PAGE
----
Once this breed was established in Malta, historians speculate that trading is what prompted the spread of the Maltese dog into other areas of the world.
As traders began to bring the dogs into Europe, their popularity increased. Once the Maltese breed made his way into Egypt, the Maltese truly ruled.
Hieroglyphics show us that in Egypt, harem women were given Maltese dogs as companions. This breed was believed to have the power of healing. Ancient Egyptians would place a Maltese puppy in the area in which they slept, with the belief that would then have their health restored overnight.
Maltese history shows us that during the 1500's, the breed made its way into Britain. By this time, the standard color
of white was starting to be seen; though not for all Maltese dogs.
Throughout the centuries, queens had been known for taking quite a liking to smaller breeds and then spoiling them; the Maltese was no different. Queens of England pronounced the Maltese breed to be of royalty and they were certainly treated as so. They were give only the highest quality human food and luxurious sleeping areas.
Owning a Maltese was a symbol of stature and importance. During this time, only the wealthiest could afford to have this breed.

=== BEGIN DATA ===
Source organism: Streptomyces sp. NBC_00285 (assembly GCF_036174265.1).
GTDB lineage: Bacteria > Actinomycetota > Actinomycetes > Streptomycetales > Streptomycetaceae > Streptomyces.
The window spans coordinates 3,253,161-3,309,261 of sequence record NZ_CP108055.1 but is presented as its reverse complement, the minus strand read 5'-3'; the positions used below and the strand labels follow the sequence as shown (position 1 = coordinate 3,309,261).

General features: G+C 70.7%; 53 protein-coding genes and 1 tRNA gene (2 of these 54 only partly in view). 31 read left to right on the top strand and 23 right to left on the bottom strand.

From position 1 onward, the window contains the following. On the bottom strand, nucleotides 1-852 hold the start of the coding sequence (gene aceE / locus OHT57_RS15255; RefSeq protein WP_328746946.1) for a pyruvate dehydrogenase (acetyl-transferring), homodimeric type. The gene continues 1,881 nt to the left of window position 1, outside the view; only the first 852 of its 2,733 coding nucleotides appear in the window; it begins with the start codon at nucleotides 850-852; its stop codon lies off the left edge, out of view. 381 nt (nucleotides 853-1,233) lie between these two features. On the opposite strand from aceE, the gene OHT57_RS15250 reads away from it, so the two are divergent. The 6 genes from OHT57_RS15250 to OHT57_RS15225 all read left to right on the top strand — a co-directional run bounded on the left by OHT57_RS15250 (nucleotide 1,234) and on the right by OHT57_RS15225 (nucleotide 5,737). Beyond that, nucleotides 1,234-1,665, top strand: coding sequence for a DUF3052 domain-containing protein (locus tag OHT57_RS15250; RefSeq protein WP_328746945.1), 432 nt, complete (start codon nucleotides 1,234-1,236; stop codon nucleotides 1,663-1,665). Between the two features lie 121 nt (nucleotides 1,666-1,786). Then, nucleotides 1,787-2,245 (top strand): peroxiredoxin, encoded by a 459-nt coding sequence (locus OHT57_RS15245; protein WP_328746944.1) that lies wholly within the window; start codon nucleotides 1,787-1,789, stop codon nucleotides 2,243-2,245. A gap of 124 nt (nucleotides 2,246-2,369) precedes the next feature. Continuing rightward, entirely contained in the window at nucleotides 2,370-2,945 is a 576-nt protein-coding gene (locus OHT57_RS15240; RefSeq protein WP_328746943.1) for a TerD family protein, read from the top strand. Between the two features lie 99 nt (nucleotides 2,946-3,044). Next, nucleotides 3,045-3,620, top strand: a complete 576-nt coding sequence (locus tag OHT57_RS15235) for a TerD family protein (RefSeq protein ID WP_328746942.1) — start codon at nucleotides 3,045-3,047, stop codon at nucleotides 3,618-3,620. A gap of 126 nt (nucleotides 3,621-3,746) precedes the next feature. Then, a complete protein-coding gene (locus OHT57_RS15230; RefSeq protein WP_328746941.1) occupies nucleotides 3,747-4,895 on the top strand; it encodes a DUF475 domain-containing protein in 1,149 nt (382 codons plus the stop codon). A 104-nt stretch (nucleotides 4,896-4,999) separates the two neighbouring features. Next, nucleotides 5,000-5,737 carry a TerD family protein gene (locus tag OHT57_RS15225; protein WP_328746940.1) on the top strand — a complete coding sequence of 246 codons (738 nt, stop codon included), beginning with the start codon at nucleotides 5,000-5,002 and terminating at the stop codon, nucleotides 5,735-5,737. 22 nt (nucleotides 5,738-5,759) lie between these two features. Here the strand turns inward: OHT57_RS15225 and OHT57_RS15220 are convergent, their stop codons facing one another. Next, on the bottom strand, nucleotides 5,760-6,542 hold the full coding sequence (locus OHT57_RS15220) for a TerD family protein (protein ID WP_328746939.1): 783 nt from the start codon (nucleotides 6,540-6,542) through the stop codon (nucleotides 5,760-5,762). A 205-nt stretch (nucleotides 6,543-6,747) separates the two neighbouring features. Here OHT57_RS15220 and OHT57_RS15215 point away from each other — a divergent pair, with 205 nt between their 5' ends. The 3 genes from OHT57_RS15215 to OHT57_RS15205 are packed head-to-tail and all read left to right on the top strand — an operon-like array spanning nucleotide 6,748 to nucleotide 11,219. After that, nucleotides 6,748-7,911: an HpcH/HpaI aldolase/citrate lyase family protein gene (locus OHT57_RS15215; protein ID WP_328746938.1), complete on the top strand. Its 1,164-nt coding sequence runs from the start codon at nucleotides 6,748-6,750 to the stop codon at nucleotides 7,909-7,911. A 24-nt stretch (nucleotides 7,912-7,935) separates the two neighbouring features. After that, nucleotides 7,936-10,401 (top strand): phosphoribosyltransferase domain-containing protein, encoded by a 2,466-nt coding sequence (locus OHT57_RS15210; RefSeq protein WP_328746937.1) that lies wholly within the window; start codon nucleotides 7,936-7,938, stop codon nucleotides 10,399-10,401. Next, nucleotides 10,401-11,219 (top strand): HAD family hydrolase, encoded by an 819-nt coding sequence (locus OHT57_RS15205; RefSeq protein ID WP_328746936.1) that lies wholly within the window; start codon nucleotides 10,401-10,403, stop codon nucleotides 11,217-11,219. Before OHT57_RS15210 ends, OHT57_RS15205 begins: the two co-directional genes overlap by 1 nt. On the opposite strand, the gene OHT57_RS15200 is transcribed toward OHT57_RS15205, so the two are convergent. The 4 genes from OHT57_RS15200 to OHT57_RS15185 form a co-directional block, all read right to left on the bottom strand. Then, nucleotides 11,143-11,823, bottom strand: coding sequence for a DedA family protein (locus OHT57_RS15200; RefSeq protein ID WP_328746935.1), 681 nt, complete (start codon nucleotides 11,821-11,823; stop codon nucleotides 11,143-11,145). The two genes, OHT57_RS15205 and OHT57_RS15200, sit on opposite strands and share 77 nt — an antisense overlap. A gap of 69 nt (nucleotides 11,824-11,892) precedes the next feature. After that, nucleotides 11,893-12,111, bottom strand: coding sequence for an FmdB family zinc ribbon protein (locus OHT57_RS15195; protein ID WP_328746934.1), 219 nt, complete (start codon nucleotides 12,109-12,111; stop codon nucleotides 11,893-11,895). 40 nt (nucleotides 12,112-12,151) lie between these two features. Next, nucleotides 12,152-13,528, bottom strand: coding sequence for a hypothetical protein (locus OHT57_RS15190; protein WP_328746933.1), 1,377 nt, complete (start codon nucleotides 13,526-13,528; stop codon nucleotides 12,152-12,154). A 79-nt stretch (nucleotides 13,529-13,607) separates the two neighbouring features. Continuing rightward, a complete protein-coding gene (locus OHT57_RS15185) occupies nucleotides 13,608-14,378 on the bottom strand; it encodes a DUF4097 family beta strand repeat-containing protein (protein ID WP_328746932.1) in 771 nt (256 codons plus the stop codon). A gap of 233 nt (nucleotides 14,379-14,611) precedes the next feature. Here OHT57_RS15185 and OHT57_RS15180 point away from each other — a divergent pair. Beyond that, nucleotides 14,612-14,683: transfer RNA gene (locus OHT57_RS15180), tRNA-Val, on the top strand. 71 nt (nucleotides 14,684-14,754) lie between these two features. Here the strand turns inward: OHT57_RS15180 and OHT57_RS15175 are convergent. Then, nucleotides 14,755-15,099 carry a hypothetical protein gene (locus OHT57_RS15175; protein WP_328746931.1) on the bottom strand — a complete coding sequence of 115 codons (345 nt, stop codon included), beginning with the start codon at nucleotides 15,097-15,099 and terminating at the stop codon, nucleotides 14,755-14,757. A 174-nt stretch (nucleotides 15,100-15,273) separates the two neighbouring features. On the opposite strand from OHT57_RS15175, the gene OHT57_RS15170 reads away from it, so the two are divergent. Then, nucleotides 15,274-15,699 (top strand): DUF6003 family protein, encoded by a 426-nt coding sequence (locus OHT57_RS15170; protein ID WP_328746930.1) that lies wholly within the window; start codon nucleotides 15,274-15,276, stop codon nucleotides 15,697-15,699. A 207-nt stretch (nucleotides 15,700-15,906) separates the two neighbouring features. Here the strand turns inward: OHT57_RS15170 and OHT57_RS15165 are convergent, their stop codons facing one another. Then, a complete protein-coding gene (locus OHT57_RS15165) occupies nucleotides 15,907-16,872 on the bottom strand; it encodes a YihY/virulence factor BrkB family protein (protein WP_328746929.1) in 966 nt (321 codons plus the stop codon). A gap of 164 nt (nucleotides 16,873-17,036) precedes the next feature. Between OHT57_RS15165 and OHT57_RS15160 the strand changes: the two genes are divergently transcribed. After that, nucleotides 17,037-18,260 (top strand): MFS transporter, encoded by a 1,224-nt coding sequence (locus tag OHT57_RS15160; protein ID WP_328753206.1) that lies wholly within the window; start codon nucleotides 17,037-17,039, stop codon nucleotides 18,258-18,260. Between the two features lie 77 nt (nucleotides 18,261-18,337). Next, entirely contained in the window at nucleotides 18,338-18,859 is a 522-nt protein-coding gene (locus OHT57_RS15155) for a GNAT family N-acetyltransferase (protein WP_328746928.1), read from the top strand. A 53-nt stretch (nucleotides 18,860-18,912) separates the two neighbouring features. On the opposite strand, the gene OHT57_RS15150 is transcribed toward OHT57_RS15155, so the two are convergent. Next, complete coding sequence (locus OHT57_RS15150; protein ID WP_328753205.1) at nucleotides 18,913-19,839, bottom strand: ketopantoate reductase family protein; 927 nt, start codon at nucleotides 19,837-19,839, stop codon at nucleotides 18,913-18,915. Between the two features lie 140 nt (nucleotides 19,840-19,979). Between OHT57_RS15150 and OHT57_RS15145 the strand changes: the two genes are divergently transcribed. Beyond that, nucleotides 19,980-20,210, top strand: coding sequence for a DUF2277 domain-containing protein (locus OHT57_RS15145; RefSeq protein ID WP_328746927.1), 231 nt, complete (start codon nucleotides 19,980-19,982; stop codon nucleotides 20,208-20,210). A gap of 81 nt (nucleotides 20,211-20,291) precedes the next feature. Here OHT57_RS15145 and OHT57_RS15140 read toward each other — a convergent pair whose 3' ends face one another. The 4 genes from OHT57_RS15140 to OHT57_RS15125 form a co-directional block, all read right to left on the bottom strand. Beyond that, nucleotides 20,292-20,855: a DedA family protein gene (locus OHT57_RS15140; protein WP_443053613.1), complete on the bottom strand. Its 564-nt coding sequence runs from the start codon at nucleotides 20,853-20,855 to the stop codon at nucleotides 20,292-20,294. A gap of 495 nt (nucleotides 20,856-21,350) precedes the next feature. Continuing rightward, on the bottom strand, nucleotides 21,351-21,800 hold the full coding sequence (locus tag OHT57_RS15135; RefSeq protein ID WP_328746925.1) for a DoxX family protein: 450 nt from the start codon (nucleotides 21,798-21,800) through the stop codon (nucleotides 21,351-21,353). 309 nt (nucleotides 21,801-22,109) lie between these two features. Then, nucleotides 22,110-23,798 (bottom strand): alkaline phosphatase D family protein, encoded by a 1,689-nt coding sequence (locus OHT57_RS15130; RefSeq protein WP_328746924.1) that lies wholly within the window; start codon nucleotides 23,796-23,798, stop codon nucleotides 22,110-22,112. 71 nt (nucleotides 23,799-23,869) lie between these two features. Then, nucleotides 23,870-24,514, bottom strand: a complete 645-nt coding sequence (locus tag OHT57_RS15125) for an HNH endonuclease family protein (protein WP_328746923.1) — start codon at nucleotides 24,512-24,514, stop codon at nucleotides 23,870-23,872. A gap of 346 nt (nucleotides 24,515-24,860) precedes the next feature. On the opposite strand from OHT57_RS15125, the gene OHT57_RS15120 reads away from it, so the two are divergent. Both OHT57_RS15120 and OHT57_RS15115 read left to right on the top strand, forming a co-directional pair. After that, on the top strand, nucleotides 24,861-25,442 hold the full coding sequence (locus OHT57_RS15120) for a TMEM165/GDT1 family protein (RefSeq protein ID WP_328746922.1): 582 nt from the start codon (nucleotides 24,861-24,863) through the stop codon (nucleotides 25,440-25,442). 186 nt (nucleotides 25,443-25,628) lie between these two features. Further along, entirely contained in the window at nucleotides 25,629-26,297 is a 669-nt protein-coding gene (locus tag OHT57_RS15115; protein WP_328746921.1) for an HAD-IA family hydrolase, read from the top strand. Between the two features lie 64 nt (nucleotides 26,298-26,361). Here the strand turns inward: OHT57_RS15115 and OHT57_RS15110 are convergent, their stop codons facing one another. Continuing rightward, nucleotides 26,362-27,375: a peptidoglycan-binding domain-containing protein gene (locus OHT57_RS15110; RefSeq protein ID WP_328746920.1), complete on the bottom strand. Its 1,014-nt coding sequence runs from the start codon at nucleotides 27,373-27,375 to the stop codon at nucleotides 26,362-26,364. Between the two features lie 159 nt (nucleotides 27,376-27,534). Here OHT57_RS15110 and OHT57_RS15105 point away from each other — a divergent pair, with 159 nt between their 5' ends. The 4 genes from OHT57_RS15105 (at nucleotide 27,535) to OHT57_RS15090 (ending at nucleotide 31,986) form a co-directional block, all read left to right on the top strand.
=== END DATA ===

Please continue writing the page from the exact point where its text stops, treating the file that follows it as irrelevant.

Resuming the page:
During the 1600's and 1700's there are a few records showing some events in this breed's timeline. There was a notable decrease in size
and build, with a notation that Maltese were about equal in size to a squirrel.
It was during these centuries that some believe that this breed was developed further and refined by mixing light colored Poodles and, perhaps, miniature Spaniels; although one can only theorize as to the exact breeds involved.
It should be noted that the lemon and tan markings that a Maltese can hold are thought to be due to Poodle color genes.
As the end of the 18th century came about, there was still a lot of work to do. There may have been up to 9 variations of the Maltese breed; therefore, a set standard was a lofty goal at that time.
Though one might assume that the Maltese at least always had some
amount of white in the coat, both parti (two colors) and solid colors other than white were accepted in the show ring up until 1913 in England, and possibly up until 1950 in Australia. Though, at this time there were two separate varieties; white and non-white.
In the 1800's the Maltese finally reached the United States. This dog's popularity spread very quickly, and by 1888 the Maltese was accepted by the AKC. This was the same year that 6 other breeds were accepted: the Airedale Terrier, Dalmatian, Japanese Chin, Old English Sheepdog, Pomeranian, and the Welsh Terrier.
The Maltese is still a popular dog breed; however, admittedly has fallen in rank somewhat during the 2000's.
In 2006 he was at #18.
In 2007 he was at #19.
In 2008 he was at #21.
In 2012 he was at #25
In 2013 he was at #27
The latest figures from the FCI (Fédération Cynologique Internationale) show him at #20.
We are lucky that the Maltese breed was strong enough to evolve from a small grouping that was separated from other countries. Fortunately, the bloodlines persevered and all of us have the opportunity to own this amazing toy dog.